The film wears it's low budget as a fashion statement. A black and white filter (almost) throughout, not only serves to give it that Frank Miller feel but is also intentionally an obvious mask for the restraints in resources. Stylized frugal techniques include lots of chocolate syrup blood, which is always fun, and the redressing of sets. There is plenty of goofy gore, bad wigs, and the special effects are the tops when it comes to regaining a limb. The props probably got the most laughs out of me, rubber knives litter the floors, and our hero comes home to a stack of blank envelopes with “Bills” written on them. A Lot of the camera work is exaggerated, plays with position, and at moments has some very inspired cuts. Sometimes the angles blend with the washed out monochrome to remind me of 90s art film. There is no nudity, but there is something extremely attractive about the bad guys sidekick, Porch (played by Traci Ann Wolfe and I'm pretty sure it's the eyepatch). Despite it's willfully unsound style, each scene has a lot of love in every aspect of production and plenty of fun details to pick out of the awkward mess. 
Peter Litvin is our anti hero in the flowing wig and co-writer on the film (with director Greg DeLiso). He is also listed as working on the soundtrack (along with Dale Flood and Ronnie Kalimon), which is definitely one of my favorite aspects of the experiment. It's not hard to find something with music influenced by VHS trash lately (thanks Stranger Things), but they never get it all the way right. They fucking get pretty damn close here in its more synthy moments, and it has a far more authentic feel if only for its cash strapped development. Plus, as a bonus, there is a musical number sung by the odd roommate, complete with more excessive exposition, that I thought was pretty great. Everyone seems to be having a good time making the film and is in on the joke. For stand out performances I have to go with Traci Ann Wolfe as Piggy Doctors right hand woman, not only was the eyepatch extremely hot, but her over-acting was perfect. Bring on Hectic Knife 2 : The Rise of Porch (you don't have to call it that, but I'm glad she lived to fight again).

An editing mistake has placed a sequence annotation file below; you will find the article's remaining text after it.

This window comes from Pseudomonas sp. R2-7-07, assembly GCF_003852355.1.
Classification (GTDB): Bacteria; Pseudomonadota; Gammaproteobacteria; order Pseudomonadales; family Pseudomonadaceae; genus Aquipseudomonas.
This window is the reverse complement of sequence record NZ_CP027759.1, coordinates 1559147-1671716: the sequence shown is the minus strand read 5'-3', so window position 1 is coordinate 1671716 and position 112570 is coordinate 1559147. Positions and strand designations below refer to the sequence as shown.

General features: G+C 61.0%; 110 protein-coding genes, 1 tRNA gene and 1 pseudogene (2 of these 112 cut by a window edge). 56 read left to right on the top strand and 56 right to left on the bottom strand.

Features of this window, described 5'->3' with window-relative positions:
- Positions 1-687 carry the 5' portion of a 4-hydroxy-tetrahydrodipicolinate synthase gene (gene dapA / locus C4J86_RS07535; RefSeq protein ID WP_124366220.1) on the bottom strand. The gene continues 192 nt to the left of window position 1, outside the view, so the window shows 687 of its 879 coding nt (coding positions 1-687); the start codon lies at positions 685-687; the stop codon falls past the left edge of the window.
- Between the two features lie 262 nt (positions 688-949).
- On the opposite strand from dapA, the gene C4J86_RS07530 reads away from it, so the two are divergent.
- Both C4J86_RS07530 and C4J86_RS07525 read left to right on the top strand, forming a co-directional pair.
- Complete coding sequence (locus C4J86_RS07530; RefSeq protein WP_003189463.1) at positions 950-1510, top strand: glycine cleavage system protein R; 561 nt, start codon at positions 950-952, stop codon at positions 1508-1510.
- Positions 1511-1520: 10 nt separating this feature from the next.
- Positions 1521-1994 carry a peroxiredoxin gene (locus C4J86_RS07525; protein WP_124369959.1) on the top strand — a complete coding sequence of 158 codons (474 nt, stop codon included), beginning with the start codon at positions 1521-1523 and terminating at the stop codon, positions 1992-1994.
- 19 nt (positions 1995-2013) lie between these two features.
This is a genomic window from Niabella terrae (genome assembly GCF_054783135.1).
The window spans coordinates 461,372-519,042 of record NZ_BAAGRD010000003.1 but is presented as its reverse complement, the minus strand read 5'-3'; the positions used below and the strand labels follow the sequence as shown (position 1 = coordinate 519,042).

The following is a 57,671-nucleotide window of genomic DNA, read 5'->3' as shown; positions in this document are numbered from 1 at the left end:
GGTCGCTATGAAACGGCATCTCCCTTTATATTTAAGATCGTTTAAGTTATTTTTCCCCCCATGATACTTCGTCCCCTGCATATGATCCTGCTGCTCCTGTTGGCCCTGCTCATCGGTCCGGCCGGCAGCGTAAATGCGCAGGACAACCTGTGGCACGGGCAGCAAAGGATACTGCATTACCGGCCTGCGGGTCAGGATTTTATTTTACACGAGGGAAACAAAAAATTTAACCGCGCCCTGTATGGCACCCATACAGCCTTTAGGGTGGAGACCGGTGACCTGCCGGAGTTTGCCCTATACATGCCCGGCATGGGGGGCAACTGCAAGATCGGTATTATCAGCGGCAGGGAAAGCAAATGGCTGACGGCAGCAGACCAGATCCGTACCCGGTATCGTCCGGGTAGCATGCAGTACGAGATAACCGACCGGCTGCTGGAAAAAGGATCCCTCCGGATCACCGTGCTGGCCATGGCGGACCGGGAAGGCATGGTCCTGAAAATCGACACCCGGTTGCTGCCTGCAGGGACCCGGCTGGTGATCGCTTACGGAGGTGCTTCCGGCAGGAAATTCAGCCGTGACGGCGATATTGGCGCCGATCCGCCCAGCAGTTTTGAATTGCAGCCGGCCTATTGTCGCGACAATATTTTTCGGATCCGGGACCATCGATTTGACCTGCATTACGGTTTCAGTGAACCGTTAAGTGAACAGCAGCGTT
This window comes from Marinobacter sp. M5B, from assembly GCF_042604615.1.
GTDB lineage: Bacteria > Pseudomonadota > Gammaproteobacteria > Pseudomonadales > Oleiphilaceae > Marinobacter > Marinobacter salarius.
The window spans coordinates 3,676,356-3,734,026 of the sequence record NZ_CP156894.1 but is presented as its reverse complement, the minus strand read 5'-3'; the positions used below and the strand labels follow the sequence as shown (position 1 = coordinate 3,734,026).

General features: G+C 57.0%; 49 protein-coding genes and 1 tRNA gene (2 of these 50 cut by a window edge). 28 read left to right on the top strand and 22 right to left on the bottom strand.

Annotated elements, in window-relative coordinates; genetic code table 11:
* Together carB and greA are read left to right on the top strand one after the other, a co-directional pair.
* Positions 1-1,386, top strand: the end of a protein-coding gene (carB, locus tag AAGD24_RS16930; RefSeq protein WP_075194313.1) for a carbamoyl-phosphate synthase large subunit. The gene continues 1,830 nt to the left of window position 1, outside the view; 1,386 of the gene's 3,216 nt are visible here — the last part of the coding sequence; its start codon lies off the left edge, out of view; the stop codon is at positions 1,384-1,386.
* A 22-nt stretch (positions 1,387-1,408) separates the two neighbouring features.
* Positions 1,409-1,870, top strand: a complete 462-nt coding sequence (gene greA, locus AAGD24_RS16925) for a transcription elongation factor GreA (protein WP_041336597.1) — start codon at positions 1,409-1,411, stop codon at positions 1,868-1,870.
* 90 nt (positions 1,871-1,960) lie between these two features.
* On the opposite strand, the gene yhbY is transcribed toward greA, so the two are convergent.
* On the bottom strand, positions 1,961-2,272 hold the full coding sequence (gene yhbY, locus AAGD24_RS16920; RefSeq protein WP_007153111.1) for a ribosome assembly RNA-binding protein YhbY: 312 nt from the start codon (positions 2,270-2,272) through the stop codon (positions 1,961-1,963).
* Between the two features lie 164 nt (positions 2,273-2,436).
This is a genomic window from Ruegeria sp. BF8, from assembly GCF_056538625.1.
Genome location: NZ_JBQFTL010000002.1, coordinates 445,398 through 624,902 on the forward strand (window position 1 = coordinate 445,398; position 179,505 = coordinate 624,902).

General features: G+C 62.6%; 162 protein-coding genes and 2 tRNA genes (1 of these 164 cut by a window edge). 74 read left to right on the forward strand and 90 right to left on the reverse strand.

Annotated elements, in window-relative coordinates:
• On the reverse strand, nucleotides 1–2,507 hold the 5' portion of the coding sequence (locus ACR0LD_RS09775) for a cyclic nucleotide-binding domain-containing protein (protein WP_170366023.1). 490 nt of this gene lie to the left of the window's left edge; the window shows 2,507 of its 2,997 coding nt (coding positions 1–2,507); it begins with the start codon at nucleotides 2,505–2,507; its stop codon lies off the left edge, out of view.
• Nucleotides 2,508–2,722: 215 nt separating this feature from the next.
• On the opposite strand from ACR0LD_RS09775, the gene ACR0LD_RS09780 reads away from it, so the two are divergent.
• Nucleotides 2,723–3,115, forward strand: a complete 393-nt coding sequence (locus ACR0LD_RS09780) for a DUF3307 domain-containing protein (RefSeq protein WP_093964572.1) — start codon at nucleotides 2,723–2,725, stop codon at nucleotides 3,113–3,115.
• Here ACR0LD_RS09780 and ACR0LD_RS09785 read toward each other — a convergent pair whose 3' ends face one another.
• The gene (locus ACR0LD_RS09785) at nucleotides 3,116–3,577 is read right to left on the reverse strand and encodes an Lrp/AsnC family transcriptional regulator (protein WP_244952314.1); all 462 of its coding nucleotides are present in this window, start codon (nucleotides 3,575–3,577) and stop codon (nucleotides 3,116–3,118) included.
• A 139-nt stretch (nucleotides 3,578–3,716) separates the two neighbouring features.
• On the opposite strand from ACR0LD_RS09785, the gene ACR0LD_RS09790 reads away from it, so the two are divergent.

Hectic Knife is a manic but loving jab at a lot of people, including the audience. It's definitely got some great trashy soul to it, and I enjoyed the fuck out of it, but it's one for “certain” crowds. Probably not the film to use as an intro to these types of things, unless your mainstream homie is a fan of live action adult swim or something. Greg DeLiso has made great use of a budget, with an influenced but unique style. I may never know if water slide tester, porn set shiny- thing- holders or politicians suffer from burnout, but the next time I'm feeling down on my mundane, annoying routine, I can remember how lucky I am not to be the lone good guy in a monochrome world, full of crime, “The Drugs” and constant oversharers. At least my reality is in color.

 Director: Greg DeLiso
Writers: Greg DeLiso, Peter Litvin